Plant of the Week
Rattlesnake Plantain (Goodyera oblongifolia)
By Charmaine Delmatier (2018)
Rattlesnake plantain (Goodyera oblongifolia) is a terrestrial perennial monocot in the orchid family, Orchidaceae, rising from a fibrous rhizome. The genus, Goodyera, occurs worldwide, but is primarily in Southeast Asia. In the western hemisphere, there are 16 species and in North America, it narrows to only four. Finding our less common rattlesnake plantain is a victory. Across North America, it can be found in both coniferous forests and mixed woodlands. According to Jacquelyn A. Kallunki in her treatment of Goodyera in the Flora of North America; in eastern North America, rattlesnake plantain is less common in low elevation cedar swamps but is more commonly spotted in formerly glaciated areas. Along the backbone of North America (the Rocky Mountains), it is often located in high-elevation spruce-fir forests. Look for it to bloom between mid-July and mid-September.
Even though it is not abundant, rattlesnake plantain is widespread throughout North America extending from Canada and Alaska in the north, to Mexico in the south. A smaller orchid, it stands erect and may reach up to 15 inches. According to the International Union for Conservation of Nature (IUCN), there are 59,300 species of monocots worldwide and the largest family in this group are the orchids with more than 20,000 species. Several orchids act as medicinal and therapeutic treatments for tuberculosis, paralysis, stomach disorders, chest pain, arthritis, syphilis, jaundice, cholera, acidity, eczema, boils, and inflammations.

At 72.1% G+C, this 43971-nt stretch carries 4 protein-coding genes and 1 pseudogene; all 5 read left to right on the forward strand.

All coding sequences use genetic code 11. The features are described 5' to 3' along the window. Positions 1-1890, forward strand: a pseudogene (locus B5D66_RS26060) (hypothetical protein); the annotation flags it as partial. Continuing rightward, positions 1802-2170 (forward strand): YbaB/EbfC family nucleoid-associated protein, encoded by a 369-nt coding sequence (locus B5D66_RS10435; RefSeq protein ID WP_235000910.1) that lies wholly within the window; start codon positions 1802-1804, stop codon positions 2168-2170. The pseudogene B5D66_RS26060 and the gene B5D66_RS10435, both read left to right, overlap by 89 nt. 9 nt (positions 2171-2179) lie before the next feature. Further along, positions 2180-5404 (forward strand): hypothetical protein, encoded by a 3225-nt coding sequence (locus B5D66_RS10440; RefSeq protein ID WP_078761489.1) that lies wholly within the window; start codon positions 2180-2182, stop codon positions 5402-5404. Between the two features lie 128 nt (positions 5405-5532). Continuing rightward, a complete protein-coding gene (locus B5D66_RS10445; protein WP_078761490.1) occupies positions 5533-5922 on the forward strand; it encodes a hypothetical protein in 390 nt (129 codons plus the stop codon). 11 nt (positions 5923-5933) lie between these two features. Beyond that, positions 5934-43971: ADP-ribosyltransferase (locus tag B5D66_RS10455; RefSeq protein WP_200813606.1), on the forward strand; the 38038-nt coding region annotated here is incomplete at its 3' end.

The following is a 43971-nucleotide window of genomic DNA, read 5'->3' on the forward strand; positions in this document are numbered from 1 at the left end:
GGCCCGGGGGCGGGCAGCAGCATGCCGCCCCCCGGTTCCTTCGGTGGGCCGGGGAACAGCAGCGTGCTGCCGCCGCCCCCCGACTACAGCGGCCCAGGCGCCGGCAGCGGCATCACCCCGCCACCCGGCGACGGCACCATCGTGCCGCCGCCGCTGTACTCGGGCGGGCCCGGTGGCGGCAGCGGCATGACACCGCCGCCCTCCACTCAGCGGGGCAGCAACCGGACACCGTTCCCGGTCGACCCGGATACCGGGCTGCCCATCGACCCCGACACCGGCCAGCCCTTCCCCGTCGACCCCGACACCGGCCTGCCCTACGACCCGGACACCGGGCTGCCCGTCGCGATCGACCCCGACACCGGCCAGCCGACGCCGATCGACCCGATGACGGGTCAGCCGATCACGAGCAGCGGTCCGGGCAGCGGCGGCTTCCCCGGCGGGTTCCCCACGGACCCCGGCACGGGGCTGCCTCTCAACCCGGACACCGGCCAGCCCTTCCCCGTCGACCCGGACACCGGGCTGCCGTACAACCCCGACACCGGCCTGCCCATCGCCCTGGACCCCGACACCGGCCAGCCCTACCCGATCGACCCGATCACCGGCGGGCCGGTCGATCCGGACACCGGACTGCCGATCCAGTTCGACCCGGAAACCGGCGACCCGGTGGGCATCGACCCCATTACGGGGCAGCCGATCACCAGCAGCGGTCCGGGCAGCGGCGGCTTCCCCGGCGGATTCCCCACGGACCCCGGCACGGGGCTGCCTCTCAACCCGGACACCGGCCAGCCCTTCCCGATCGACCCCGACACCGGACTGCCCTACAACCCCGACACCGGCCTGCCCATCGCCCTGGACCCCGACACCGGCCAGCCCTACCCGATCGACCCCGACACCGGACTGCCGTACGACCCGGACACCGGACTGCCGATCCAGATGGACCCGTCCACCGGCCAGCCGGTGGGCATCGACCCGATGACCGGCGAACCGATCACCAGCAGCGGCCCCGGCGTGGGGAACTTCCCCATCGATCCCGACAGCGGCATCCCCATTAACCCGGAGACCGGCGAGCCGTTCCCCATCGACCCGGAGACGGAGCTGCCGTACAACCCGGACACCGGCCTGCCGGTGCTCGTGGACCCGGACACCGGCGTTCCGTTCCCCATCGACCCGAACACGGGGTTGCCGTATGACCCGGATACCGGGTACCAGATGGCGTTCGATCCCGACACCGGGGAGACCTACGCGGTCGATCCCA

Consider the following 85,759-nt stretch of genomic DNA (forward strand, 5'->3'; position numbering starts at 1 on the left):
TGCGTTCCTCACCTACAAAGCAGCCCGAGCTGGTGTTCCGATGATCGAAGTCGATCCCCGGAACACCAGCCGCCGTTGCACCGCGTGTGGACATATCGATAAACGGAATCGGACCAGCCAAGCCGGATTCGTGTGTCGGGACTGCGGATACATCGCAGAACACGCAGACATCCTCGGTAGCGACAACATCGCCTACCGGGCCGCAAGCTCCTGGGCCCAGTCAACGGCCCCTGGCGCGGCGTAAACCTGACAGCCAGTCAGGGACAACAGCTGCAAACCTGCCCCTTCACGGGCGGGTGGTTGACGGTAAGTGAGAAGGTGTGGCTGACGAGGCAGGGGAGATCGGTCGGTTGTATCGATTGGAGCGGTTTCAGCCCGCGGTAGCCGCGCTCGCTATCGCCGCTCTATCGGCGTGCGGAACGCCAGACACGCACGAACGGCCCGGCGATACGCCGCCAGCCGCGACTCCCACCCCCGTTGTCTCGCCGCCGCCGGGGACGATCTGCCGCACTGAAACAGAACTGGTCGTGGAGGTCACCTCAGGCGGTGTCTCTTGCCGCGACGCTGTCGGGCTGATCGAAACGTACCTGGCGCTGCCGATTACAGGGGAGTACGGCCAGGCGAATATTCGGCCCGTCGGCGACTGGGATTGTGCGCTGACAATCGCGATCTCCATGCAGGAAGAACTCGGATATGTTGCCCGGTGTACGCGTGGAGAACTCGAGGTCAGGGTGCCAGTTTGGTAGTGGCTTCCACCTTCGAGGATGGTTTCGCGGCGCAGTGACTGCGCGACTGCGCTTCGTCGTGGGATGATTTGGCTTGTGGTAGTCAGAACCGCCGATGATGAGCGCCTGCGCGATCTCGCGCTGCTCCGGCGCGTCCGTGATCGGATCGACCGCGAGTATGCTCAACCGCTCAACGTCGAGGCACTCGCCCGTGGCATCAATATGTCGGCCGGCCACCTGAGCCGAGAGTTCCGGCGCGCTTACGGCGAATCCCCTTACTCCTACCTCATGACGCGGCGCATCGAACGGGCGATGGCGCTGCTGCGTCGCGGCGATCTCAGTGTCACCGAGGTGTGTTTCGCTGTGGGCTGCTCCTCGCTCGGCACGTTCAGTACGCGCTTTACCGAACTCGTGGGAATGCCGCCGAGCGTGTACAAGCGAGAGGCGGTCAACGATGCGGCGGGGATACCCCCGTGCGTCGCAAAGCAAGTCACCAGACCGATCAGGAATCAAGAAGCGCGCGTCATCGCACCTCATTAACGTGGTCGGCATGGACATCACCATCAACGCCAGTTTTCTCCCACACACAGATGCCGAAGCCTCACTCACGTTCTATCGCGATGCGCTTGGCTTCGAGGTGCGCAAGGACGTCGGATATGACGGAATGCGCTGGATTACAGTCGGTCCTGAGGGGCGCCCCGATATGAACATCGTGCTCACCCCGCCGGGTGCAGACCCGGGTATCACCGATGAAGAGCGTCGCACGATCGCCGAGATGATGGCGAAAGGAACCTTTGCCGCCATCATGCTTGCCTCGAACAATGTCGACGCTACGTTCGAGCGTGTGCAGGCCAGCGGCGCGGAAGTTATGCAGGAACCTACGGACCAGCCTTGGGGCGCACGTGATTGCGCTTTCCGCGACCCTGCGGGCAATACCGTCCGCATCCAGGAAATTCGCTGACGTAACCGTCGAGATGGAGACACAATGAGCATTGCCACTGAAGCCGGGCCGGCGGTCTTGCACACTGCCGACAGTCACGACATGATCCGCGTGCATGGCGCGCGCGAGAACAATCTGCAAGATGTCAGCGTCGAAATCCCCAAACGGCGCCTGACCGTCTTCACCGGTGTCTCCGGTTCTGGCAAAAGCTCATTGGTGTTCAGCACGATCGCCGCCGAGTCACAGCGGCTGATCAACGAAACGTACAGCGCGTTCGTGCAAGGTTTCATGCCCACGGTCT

Of the four North American species of Goodyera, rattlesnake plantain can be separated apart with its white midrib distinctly prominent against the evergreen basal rosette of leaves.
The other three species have basal leaves that are usually either all green or reticulate with whitish veins, but all four can be difficult to distinguish. Small white flowers are somewhat resupinate (upside down), and terminally placed along a spiked peduncle.
For many orchid flowers, an advanced adaptation for visiting pollinators is a flap of tissue known as the rostellum. It extends down in front of the anther which separates the stigma (female) from the anther (male). The stigma is covered with a sticky liquid and as the insect retreats from each orchid, it brushes against the sticky rostellum. With the jostling movements of each insect, pollen grains also adhere to its body, and off it goes covered with both female and male gametophytes. The rarer of the four orchids (downy rattlesnake plantain, Goodyera pubescens) has a notched rostellum, whereas the other three have a distinct 2-pronged beak rostellum.
Also known as Western or Giant Rattlesnake Plantain, you might want to recover with a poultice of softened leaves for cuts and wounds or relax in a hot bath with an infusion of leaves to treat stiff muscles. As with all wild plants, discretion, respect, and proper harvesting protocols must be followed with each respective management agency.